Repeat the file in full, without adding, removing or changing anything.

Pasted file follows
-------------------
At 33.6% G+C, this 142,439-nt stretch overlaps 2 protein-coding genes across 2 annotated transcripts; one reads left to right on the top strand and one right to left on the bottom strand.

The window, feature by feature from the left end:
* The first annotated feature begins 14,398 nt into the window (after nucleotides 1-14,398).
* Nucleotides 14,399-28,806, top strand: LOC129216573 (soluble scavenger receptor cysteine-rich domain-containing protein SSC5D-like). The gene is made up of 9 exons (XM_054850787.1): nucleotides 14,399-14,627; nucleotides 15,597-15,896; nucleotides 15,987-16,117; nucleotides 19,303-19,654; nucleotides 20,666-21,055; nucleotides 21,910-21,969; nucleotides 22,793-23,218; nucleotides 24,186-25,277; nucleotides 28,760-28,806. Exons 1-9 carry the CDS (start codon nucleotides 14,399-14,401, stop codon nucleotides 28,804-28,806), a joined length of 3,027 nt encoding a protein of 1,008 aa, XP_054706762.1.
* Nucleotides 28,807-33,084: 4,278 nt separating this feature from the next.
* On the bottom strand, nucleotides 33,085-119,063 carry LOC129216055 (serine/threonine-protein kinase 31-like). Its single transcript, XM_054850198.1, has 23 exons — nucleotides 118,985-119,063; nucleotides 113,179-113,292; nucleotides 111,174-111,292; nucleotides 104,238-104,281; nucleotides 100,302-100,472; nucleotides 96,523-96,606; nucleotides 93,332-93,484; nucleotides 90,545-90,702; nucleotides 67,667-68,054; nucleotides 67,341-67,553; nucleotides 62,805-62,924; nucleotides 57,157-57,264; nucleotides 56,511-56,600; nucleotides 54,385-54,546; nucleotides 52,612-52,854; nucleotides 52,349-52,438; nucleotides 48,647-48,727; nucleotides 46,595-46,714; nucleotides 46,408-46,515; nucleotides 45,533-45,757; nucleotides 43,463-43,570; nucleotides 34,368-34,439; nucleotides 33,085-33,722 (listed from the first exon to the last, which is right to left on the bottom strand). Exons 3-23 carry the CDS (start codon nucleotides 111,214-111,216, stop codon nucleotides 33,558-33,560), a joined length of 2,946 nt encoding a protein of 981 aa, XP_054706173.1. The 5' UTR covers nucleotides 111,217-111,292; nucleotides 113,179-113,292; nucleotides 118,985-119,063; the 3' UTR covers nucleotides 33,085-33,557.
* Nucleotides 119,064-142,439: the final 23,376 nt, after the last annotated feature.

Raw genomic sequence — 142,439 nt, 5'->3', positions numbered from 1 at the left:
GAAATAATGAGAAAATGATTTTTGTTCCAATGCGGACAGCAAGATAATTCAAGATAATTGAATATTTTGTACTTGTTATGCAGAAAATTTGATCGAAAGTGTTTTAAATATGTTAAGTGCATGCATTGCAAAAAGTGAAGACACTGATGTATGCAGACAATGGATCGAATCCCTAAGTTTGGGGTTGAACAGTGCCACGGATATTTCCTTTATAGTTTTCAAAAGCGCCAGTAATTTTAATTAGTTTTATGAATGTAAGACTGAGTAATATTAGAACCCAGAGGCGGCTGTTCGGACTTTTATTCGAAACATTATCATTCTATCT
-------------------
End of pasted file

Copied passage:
At 33.6% G+C, this 142,439-nt stretch overlaps 2 protein-coding genes across 2 annotated transcripts; one reads left to right on the top strand and one right to left on the bottom strand.

The window, feature by feature from the left end:
* The first annotated feature begins 14,398 nt into the window (after nucleotides 1-14,398).
* Nucleotides 14,399-28,806, top strand: LOC129216573 (soluble scavenger receptor cysteine-rich domain-containing protein SSC5D-like). The gene is made up of 9 exons (XM_054850787.1): nucleotides 14,399-14,627; nucleotides 15,597-15,896; nucleotides 15,987-16,117; nucleotides 19,303-19,654; nucleotides 20,666-21,055; nucleotides 21,910-21,969; nucleotides 22,793-23,218; nucleotides 24,186-25,277; nucleotides 28,760-28,806. Exons 1-9 carry the CDS (start codon nucleotides 14,399-14,401, stop codon nucleotides 28,804-28,806), a joined length of 3,027 nt encoding a protein of 1,008 aa, XP_054706762.1.
* Nucleotides 28,807-33,084: 4,278 nt separating this feature from the next.
* On the bottom strand, nucleotides 33,085-119,063 carry LOC129216055 (serine/threonine-protein kinase 31-like). Its single transcript, XM_054850198.1, has 23 exons — nucleotides 118,985-119,063; nucleotides 113,179-113,292; nucleotides 111,174-111,292; nucleotides 104,238-104,281; nucleotides 100,302-100,472; nucleotides 96,523-96,606; nucleotides 93,332-93,484; nucleotides 90,545-90,702; nucleotides 67,667-68,054; nucleotides 67,341-67,553; nucleotides 62,805-62,924; nucleotides 57,157-57,264; nucleotides 56,511-56,600; nucleotides 54,385-54,546; nucleotides 52,612-52,854; nucleotides 52,349-52,438; nucleotides 48,647-48,727; nucleotides 46,595-46,714; nucleotides 46,408-46,515; nucleotides 45,533-45,757; nucleotides 43,463-43,570; nucleotides 34,368-34,439; nucleotides 33,085-33,722 (listed from the first exon to the last, which is right to left on the bottom strand). Exons 3-23 carry the CDS (start codon nucleotides 111,214-111,216, stop codon nucleotides 33,558-33,560), a joined length of 2,946 nt encoding a protein of 981 aa, XP_054706173.1. The 5' UTR covers nucleotides 111,217-111,292; nucleotides 113,179-113,292; nucleotides 118,985-119,063; the 3' UTR covers nucleotides 33,085-33,557.
* Nucleotides 119,064-142,439: the final 23,376 nt, after the last annotated feature.

Raw genomic sequence — 142,439 nt, 5'->3', positions numbered from 1 at the left:
GAAATAATGAGAAAATGATTTTTGTTCCAATGCGGACAGCAAGATAATTCAAGATAATTGAATATTTTGTACTTGTTATGCAGAAAATTTGATCGAAAGTGTTTTAAATATGTTAAGTGCATGCATTGCAAAAAGTGAAGACACTGATGTATGCAGACAATGGATCGAATCCCTAAGTTTGGGGTTGAACAGTGCCACGGATATTTCCTTTATAGTTTTCAAAAGCGCCAGTAATTTTAATTAGTTTTATGAATGTAAGACTGAGTAATATTAGAACCCAGAGGCGGCTGTTCGGACTTTTATTCGAAACATTATCATTCTATCT